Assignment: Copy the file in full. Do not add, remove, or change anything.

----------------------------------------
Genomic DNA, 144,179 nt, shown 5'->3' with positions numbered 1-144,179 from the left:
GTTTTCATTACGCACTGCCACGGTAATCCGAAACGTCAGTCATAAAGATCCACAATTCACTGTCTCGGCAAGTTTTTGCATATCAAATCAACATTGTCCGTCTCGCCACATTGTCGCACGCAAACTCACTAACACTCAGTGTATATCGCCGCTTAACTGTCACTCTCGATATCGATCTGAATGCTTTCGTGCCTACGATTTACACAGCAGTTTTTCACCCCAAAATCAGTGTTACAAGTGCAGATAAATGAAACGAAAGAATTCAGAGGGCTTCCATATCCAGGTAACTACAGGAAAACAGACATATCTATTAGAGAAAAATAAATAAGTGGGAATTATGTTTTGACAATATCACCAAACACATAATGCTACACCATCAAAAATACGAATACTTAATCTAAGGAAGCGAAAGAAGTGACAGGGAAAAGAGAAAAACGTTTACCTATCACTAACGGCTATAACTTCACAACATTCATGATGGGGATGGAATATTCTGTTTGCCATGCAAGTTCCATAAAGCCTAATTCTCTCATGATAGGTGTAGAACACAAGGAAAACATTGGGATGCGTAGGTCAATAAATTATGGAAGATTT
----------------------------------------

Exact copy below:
Genomic DNA, 144,179 nt, shown 5'->3' with positions numbered 1-144,179 from the left:
GTTTTCATTACGCACTGCCACGGTAATCCGAAACGTCAGTCATAAAGATCCACAATTCACTGTCTCGGCAAGTTTTTGCATATCAAATCAACATTGTCCGTCTCGCCACATTGTCGCACGCAAACTCACTAACACTCAGTGTATATCGCCGCTTAACTGTCACTCTCGATATCGATCTGAATGCTTTCGTGCCTACGATTTACACAGCAGTTTTTCACCCCAAAATCAGTGTTACAAGTGCAGATAAATGAAACGAAAGAATTCAGAGGGCTTCCATATCCAGGTAACTACAGGAAAACAGACATATCTATTAGAGAAAAATAAATAAGTGGGAATTATGTTTTGACAATATCACCAAACACATAATGCTACACCATCAAAAATACGAATACTTAATCTAAGGAAGCGAAAGAAGTGACAGGGAAAAGAGAAAAACGTTTACCTATCACTAACGGCTATAACTTCACAACATTCATGATGGGGATGGAATATTCTGTTTGCCATGCAAGTTCCATAAAGCCTAATTCTCTCATGATAGGTGTAGAACACAAGGAAAACATTGGGATGCGTAGGTCAATAAATTATGGAAGATTT